Jeff Post notes that separating rare earth metals from other minerals is a complicated process. "You need to have a specialized chemical process that will separate the rare earth elements, not only from the ores but from each other.  Almost every rare earth element ore, like this one, contains not just one rare earth element but typically some amount of all the rare earth elements."

The rare earth elements are chemically very similar, so separating them from each other is a complex operation.  Geologists around the world are constantly looking for new deposits of these valuable minerals.  At the same time, the interest in recycling the elements from electronic waste is also on the rise.

You May Like

Karzai's Legacy: Missed Opportunities?

Afghanistan's president leaves behind a much different nation than the one he inherited, yet his legacy from 13 years in power is getting mixed reviews More

Video Secret Service Chief Under Fire for White House Security Breach

Julia Pierson faces tough questions from lawmakers after recent intrusion at White House, says: 'It is clear that our security plan was not executed properly' More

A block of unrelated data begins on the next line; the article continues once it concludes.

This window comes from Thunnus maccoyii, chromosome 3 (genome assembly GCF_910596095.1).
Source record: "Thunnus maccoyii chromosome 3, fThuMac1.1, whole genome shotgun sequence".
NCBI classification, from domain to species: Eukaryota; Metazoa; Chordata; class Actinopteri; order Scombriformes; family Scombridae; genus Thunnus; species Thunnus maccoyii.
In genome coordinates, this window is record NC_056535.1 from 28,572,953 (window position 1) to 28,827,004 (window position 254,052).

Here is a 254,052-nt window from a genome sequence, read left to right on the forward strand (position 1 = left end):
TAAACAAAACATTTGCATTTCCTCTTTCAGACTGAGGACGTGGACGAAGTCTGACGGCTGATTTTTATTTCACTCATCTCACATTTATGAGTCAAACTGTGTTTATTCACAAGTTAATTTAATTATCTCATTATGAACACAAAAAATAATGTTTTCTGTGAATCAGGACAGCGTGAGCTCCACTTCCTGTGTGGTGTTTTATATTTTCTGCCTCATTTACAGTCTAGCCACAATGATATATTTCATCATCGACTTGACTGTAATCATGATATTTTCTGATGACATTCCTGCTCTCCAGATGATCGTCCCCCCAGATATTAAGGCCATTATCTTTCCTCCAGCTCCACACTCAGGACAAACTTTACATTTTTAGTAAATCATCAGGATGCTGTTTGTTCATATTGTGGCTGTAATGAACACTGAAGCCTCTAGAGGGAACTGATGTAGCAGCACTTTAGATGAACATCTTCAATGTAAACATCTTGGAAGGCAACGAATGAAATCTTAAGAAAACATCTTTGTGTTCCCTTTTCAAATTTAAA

Frustrated, Liberian Students Want Ebola Fight Role

Thousands have volunteered to go to counties, rural villages to talk to people in their language about deadly virus More

This forum has been closed.
Comments
     
There are no comments in this forum. Be first and add one

Featured Videos

Your JavaScript is turned off or you have an old version of Adobe's Flash Player. Get the latest Flash player.
Malaysia Struggles to Stop People Joining Jihadi
X
Mahi Ramakrishnan
September 30, 2014 2:16 PM
Malaysian authorities say militant groups like the so-called "Islamic State" have used social media to entice at least three dozen Malaysian Muslims to fight in what they call "jihad" in Syria and Iraq. As Mahi Ramkrishnan reports from Kuala Lumpur, counterterrorism police are deeply worried about what could happen when these militants return home.
Video

Video Malaysia Struggles to Stop People Joining Jihad

Malaysian authorities say militant groups like the so-called "Islamic State" have used social media to entice at least three dozen Malaysian Muslims to fight in what they call "jihad" in Syria and Iraq. As Mahi Ramkrishnan reports from Kuala Lumpur, counterterrorism police are deeply worried about what could happen when these militants return home.
Video

Video Could US Have Done More to Stop Rise of Islamic State?

President Obama says airstrikes against Islamic State militants in Syria will likely continue for some time because, in his words, "there is a cancer that has grown for too long." So what if President Obama had acted sooner in Syria to arm more-moderate opponents of both the Islamic State and the Syrian government? VOA State Department Correspondent Scott Stearns reports from the United Nations.
Video

Video Treasure Hunters Seek 'Hidden Treasure' in Central Kenya